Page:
Taste the Nation with Padma Lakshmi

TV review by
Jenny Nixon, Common Sense Media
Taste the Nation with Padma Lakshmi TV Poster Image
Lovely series explores varied food culture of America.

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The parents' guide to what's in this TV show.

Positive Messages

The show aims to boost the visibility of immigrants and the way their cuisine has contributed to America as a whole. The focus is on finding common ground through food.

Positive Role Models & Representations

The series examines cooking methods and ingredients from a wide range of immigrant communities including Peruvian, Japanese, German, Persian, Chinese, Thai, and Native American. The host herself is an Indian immigrant and a successful TV personality and cookbook author.

Violence
Sex
Language

Some mild swearing, words like "s--t" and "hell."

Consumerism

BMW is a sponsor and there are gorgeous shots of the host driving a fancy car. They're brief, however.

Drinking, Drugs & Smoking

Adults occasionally drink alcoholic beverages.

What parents need to know

Parents need to know that Taste the Nation with Padma Lakshmi explores food history and politics in America, with archival photos and footage occasionally being shown to help illustrate the points being discussed. Issues like immigration and slavery are touched on, and there are occasional four-letter words ("s--t," "hell"). The series is sponsored by BMW and there are commercial-worthy shots of the interior and exterior of Lakshmi's ride as she tools around the country.

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What's the story?

TASTE THE NATION WITH PADMA LAKSHMI is a ten-episode Hulu series wherein the Top Chef host and cookbook author explores the way America's rich and varied immigrant population has influenced our cuisine. Lakshmi traverses the country talking to and cooking alongside a host of ethnically diverse folks, delving into the cultural significance of their various foods.

Is it any good?

With a host who's a woman of color and an immigrant, this series brings a new perspective that similar shows lack. Taste the Nation follows a familiar format (Anthony Bourdain: Parts Unknown may be its closest analog) but In recent years, Lakshmi has become almost equally famous for her outspoken views on politics as she is for her appearances on shows like Top ChefTaste the Nation definitely digs into some of the issues she tends to discuss on social media and in her activism work -- only, not too deeply.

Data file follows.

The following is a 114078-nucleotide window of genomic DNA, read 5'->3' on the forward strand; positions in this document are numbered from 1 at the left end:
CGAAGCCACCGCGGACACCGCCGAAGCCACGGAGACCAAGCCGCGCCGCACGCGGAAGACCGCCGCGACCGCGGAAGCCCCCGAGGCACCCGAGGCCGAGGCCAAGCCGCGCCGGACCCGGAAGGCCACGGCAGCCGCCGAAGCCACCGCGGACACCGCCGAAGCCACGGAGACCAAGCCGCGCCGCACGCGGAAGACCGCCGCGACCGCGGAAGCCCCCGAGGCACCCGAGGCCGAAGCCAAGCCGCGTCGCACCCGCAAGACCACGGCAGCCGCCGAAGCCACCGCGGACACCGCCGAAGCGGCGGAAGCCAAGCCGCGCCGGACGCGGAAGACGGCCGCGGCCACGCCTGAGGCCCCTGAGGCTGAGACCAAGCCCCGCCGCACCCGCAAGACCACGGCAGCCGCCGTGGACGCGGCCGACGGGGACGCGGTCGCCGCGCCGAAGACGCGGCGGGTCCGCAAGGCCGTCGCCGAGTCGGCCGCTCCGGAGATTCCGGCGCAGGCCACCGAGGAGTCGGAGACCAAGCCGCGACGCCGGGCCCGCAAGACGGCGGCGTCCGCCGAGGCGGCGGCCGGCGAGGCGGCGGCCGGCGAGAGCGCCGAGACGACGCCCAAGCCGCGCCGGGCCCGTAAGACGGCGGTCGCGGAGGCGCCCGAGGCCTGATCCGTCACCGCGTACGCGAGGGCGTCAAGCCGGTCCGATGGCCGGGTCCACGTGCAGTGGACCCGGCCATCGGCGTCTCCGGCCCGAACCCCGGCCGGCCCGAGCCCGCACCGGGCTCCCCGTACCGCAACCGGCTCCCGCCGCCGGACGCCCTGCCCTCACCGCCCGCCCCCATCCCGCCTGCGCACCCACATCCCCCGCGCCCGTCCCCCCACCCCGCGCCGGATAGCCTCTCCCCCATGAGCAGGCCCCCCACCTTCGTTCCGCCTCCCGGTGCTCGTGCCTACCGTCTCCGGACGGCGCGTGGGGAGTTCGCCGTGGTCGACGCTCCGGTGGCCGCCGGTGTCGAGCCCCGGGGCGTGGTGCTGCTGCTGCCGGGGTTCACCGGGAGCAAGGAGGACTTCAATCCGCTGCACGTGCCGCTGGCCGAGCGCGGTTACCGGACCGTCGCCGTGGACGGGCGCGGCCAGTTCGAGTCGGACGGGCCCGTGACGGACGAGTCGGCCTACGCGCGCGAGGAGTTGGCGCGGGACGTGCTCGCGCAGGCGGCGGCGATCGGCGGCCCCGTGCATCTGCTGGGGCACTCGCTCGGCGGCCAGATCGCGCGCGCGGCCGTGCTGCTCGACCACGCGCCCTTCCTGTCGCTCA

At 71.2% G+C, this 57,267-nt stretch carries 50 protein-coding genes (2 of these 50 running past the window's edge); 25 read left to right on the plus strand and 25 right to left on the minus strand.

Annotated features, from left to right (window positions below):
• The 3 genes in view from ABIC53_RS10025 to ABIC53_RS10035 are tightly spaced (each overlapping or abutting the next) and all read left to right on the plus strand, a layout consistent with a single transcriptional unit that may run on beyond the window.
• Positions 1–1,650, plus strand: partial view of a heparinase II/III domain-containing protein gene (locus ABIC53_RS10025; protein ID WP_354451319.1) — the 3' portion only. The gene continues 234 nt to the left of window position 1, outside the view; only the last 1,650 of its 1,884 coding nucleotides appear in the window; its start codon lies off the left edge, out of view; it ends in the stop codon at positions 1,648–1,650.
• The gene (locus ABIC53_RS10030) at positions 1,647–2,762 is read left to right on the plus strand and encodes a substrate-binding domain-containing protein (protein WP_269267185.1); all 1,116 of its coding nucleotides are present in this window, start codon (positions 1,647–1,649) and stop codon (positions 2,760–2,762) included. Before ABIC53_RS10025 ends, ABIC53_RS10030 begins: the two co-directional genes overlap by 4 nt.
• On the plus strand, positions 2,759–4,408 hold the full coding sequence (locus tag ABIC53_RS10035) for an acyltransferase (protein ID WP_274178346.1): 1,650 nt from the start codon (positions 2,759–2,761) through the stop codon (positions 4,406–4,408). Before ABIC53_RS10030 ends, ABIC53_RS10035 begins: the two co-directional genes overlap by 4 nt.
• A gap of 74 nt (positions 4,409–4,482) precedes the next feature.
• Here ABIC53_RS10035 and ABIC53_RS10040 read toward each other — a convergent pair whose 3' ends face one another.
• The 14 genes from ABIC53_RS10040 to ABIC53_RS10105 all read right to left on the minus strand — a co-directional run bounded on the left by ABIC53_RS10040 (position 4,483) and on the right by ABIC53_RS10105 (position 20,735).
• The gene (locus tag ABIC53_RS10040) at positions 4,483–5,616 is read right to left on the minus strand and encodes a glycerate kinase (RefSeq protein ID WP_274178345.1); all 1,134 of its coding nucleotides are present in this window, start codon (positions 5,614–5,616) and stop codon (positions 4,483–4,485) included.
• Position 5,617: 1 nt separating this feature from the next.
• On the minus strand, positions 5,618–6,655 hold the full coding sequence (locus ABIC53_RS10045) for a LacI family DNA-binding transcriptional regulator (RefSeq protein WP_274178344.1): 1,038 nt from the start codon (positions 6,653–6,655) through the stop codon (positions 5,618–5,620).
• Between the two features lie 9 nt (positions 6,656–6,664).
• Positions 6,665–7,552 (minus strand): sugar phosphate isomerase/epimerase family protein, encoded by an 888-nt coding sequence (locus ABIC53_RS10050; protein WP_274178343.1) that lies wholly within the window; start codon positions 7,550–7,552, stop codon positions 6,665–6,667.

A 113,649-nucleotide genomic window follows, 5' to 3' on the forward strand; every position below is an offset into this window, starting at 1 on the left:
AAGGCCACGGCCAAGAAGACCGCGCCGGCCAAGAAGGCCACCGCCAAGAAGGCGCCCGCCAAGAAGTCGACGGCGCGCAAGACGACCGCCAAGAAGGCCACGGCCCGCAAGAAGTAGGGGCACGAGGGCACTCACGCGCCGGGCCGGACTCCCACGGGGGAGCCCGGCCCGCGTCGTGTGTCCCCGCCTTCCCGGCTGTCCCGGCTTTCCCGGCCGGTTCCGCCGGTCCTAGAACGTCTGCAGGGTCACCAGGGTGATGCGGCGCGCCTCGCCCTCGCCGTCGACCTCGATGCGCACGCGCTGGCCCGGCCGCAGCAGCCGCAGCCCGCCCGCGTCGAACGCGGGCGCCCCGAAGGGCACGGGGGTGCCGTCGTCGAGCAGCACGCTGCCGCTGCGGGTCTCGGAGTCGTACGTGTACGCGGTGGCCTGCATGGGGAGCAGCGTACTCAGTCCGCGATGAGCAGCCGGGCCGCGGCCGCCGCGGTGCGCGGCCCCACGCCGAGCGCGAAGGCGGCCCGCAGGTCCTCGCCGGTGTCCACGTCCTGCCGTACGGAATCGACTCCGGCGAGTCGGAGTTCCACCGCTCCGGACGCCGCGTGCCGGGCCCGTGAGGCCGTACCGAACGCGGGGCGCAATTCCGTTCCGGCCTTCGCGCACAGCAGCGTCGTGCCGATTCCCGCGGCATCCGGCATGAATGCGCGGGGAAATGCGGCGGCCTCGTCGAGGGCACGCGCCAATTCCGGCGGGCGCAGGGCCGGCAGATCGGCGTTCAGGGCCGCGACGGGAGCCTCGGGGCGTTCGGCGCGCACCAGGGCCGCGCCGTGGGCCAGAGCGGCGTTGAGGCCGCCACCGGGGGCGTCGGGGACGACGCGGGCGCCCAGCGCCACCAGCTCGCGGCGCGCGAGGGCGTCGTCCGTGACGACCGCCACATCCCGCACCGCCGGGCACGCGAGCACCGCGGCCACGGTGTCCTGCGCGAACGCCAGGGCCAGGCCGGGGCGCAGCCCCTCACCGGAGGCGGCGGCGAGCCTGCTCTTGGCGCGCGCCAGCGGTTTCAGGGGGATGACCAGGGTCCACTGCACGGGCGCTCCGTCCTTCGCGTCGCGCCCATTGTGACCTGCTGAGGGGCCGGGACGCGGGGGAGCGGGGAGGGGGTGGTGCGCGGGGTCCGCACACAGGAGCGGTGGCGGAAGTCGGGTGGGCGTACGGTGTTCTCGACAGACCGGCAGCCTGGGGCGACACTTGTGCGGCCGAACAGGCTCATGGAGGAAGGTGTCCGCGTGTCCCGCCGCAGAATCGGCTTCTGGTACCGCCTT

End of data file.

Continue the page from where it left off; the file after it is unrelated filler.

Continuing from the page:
The show does a lovely job portraying the humanity and individuality of immigrant life and how what we think of as "American" cuisine has been shaped by the very different people who make up our population. Yet it's also not equipped to scratch beneath the surface, as in the episode on border life in El Paso, Texas. Lakshmi interviews the cooks at a popular diner there, many of whom spend hours per day crossing the border from sister city Juárez, Mexico to come to work. The diner is owned by a conservative Syrian man who says he grew up loving Mexican culture and people but that he also supports Donald Trump, even as he admits the government's border policies pose a threat to the lives and livelihoods of his employees and friends. A 32-minute show mainly focused on showcasing delicious foods just doesn't have the breadth of space or the nuance to fully explore these kinds of issues, but the way the series amplifies the creativity and culture of immigrants is still a very bold step in the right direction.

Talk to your kids about ...

  • Families can talk about the idea of the United States as a "melting pot" and what that entails. What do you think of as "American" food?

  • Talk about the foods and cooking methods shown on Taste the Nation. Are there any dishes you saw on the show you'd like to try? Any you'd be scared to try? What are some foods that are specific to your own culture or ethnicity?

TV details

Our editors recommend

For kids who love cooking

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